Eliane Mikkelsen Ranivoharisoa
University of Madagascar, Madagascar
Scientific Tracks Abstracts: J Nephrol Ther
Patients with chronic kidney disease (CKD) are fragile. Hemodialysis, the most useful renal replacement therapy (RRT) in the world, is the only treatment available in Madagascar. It is an invasive act that may expose various complications. This present study aims to assess the prevalence of the bacterial complication in patients who lived with chronic hemodialysis. We have conducted a retrospective, exhaustive and descriptive single center study. Record based study was carried in Befelatanana Hemodialysis Center, University Hospital of Antananarivo, Madagascar. All patients underwent a chronic hemodialysis who presented an infection sign from 10th May 2006 to 31st July 2010 were included. The Center received 84 patients with end stage of CKD who started chronic hemodialysis. Over 136 infections have been suspected but only 33.8% (n=45) benefited a bacterial identification. In 42.65% of cases, infection began in 20 days after the first hemodialysis session. Vascular access using catheter is the principal source of infection in 49.06%, followed by pulmonary (21.3%), urinary (12.5%), and digestive (7.4%) infection. Staphylococcus aureus (34.3%), Escherichia coli (9.4%), Enterococcus spp. (9.4%) were the bacteria frequently encountered. Sepsis appeared in 98.52% of cases and many patients presented with septic shock. All patients received an adjusted antibiotic therapy according to susceptibility testing. The survival rate was in 100%. Treatment of CKD is very expensive in Madagascar and less than 3% who need chronic hemodialysis have the opportunity to do it. That explains our few studied population. In our cohort, access vascular related to catheter represents the common source of infection (49.06%). This prevalence is higher than another American studies. Almost, of all patients arrive lately at the hospital with an end-stage of CKD imposing starting hemodialysis in emergency with catheter. Another source of infection has been seen in other sites. Patients can also reduce infection independently of hemodialysis. Antibiotic therapy allowed a favorable evolution in almost all of the cases. To conclude, using access vascular with catheter is inescapable in our center, inducing bacterial complication, high morbidity in chronic hemodialysis. To fix that, promoting native fistula with early nephrology medical follow could be a solution. Renal transplantation with living donor, the best and less expensive RRT than chronic hemodialysis is now in progress, in collaboration with Madagascar Government.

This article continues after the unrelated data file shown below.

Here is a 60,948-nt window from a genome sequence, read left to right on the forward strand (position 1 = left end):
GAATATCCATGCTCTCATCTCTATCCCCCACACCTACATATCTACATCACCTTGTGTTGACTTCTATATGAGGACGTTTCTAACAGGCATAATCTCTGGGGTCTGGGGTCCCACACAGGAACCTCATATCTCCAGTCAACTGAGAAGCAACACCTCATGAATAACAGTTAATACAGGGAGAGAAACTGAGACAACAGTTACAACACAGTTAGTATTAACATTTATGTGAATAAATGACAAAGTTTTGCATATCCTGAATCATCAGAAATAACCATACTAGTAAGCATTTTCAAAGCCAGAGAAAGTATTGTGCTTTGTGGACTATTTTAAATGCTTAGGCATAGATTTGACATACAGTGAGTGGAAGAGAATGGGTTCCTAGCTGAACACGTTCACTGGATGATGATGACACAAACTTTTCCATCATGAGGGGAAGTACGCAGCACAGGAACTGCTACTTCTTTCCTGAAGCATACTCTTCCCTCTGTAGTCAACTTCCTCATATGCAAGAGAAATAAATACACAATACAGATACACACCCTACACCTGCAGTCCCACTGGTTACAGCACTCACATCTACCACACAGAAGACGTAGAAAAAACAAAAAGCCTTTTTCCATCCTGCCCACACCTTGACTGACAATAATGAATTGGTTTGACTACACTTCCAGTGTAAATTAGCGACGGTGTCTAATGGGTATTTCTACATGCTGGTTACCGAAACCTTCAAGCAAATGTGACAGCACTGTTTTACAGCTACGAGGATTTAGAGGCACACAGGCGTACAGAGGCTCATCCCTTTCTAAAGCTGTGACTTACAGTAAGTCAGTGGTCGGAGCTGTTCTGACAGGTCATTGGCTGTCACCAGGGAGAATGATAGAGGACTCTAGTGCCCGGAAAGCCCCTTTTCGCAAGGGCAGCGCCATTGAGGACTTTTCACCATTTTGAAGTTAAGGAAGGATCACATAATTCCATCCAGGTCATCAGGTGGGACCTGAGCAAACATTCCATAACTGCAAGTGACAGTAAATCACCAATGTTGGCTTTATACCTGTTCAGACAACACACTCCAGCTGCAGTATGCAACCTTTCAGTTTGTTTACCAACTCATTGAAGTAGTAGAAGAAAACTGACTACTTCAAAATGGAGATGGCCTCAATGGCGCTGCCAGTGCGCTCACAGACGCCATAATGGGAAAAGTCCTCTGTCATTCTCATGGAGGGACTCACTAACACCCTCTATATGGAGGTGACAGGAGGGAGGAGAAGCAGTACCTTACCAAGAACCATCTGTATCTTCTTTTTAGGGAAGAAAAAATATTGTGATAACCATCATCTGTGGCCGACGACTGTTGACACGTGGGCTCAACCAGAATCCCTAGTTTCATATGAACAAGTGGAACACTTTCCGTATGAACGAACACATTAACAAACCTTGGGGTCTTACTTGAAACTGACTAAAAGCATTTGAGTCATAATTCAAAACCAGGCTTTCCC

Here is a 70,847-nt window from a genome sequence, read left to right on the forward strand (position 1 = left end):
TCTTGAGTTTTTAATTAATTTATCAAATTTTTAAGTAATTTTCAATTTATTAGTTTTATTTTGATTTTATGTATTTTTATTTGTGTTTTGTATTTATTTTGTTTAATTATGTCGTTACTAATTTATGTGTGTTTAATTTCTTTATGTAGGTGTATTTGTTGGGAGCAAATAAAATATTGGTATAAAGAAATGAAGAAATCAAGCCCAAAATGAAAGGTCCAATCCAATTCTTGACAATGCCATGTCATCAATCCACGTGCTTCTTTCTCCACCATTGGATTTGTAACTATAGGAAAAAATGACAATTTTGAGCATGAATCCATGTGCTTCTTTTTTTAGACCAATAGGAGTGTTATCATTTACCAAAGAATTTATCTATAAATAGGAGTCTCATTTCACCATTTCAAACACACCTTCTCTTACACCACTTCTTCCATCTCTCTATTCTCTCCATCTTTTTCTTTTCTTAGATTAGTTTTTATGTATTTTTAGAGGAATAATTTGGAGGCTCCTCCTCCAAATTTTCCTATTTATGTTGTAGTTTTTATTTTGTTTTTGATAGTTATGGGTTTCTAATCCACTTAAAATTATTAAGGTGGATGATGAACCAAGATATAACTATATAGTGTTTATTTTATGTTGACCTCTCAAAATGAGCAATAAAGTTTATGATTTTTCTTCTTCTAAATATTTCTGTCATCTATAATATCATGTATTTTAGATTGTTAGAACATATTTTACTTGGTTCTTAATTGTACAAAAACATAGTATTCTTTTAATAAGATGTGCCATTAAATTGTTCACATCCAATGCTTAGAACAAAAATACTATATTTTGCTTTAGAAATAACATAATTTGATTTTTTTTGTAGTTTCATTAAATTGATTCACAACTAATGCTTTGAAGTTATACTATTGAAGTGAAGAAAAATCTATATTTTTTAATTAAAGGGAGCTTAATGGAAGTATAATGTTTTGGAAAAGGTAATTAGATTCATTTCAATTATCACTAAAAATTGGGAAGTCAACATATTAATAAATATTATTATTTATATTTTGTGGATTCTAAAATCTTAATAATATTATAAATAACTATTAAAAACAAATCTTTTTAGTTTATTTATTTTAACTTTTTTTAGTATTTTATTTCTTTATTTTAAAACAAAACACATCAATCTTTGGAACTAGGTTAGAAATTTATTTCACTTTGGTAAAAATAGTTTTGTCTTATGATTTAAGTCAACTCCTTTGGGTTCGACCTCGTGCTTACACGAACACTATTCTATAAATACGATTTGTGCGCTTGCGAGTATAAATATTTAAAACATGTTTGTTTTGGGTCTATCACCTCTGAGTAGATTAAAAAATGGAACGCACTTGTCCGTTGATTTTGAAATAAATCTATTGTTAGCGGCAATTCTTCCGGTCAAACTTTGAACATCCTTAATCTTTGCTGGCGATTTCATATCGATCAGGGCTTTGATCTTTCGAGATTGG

Eliane Mikkelsen Ranivoharisoa has received her Bachelor’s degree in 2002. She has studied Human Medicine from the University of Madagascar and has received Doctorate degree in 2012 and then she studied Internal Medicine with Nephrology Orientation from the University of Madagascar. She started her Nephrology training from Bordeaux- France in 2013 and has got her Diploma of Specialized Medical training in Nephrology in 2014 in France. She has also studied Systemic Diseases and Kidney from the University of Strasbourg, France. She has published some Nephrology papers in national and international journals. She is Member of SMN Madagascar, SFNDT and ISN education.
Email: [email protected]
Journal of Nephrology & Therapeutics received 708 citations as per Google Scholar report